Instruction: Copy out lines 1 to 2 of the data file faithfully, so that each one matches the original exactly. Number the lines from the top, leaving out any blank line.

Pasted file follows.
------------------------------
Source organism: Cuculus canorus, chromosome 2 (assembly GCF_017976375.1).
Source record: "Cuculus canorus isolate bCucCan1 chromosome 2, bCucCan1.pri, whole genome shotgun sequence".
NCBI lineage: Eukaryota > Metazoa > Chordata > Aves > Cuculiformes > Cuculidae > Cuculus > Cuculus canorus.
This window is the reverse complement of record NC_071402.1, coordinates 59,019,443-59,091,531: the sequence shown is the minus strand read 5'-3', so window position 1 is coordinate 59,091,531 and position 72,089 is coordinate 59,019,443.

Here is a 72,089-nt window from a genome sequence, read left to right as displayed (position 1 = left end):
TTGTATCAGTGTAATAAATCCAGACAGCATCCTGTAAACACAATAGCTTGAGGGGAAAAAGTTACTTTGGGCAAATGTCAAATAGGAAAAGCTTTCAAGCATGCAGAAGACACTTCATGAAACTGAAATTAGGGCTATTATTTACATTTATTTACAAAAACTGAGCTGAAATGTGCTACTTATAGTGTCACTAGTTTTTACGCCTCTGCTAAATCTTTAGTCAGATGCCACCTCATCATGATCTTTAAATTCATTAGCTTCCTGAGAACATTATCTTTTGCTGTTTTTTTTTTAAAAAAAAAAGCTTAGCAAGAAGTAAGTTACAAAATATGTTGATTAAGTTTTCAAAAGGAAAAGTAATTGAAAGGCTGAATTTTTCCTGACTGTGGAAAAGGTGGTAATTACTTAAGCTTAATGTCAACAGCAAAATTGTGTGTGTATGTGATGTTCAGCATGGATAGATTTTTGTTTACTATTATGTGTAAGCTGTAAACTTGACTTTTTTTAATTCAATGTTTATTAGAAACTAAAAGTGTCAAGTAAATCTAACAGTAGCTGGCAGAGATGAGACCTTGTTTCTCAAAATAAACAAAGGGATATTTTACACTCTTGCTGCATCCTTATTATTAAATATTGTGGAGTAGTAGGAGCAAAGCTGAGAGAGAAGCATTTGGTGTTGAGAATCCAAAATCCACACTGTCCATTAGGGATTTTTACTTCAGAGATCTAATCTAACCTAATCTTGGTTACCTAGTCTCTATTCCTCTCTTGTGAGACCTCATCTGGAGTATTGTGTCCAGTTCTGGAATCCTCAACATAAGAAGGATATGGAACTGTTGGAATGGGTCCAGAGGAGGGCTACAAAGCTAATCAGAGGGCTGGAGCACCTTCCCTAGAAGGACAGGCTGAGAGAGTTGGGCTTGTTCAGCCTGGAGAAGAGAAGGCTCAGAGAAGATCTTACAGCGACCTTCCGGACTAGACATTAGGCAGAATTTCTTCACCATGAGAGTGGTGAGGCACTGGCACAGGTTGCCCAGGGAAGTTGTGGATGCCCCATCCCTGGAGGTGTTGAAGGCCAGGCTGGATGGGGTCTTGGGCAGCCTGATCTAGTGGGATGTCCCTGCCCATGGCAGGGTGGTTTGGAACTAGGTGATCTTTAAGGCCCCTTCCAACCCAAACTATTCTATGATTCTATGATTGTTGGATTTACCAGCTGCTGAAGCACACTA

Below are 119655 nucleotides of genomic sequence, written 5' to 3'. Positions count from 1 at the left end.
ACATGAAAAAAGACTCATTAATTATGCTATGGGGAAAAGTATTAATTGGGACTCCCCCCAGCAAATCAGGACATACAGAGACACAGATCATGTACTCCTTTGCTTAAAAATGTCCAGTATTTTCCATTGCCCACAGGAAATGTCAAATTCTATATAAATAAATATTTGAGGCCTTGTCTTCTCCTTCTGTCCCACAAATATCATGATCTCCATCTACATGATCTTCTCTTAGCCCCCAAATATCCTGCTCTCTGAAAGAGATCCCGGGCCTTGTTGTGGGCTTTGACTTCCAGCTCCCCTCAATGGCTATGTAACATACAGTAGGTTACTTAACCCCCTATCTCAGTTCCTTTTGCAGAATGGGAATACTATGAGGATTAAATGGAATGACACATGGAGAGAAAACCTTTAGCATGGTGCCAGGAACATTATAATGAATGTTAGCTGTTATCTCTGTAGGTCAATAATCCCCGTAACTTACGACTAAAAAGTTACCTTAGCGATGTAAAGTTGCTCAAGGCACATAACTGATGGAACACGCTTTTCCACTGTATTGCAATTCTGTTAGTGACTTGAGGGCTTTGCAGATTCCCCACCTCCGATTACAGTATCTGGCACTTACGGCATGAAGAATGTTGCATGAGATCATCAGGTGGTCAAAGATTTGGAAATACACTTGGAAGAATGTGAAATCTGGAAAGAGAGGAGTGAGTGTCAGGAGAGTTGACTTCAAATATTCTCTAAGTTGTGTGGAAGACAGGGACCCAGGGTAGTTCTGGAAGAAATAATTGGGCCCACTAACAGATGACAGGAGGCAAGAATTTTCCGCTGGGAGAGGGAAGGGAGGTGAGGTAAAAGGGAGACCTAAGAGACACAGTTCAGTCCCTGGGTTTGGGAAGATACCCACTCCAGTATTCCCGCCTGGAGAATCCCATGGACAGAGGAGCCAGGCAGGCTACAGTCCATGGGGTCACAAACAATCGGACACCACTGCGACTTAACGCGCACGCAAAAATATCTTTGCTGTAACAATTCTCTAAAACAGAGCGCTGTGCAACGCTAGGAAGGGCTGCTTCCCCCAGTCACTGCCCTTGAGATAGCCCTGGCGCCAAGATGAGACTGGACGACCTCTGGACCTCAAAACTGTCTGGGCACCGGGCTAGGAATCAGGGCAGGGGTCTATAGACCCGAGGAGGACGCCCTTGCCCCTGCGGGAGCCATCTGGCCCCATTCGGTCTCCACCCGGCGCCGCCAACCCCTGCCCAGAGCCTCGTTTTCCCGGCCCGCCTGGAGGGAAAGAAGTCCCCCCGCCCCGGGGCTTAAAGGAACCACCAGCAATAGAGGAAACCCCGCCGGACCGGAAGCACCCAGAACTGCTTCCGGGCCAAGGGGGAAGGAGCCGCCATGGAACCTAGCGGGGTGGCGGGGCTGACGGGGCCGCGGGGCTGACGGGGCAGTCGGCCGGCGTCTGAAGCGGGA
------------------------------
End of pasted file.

Source organism: Cuculus canorus, chromosome 2 (assembly GCF_017976375.1).
Source record: "Cuculus canorus isolate bCucCan1 chromosome 2, bCucCan1.pri, whole genome shotgun sequence".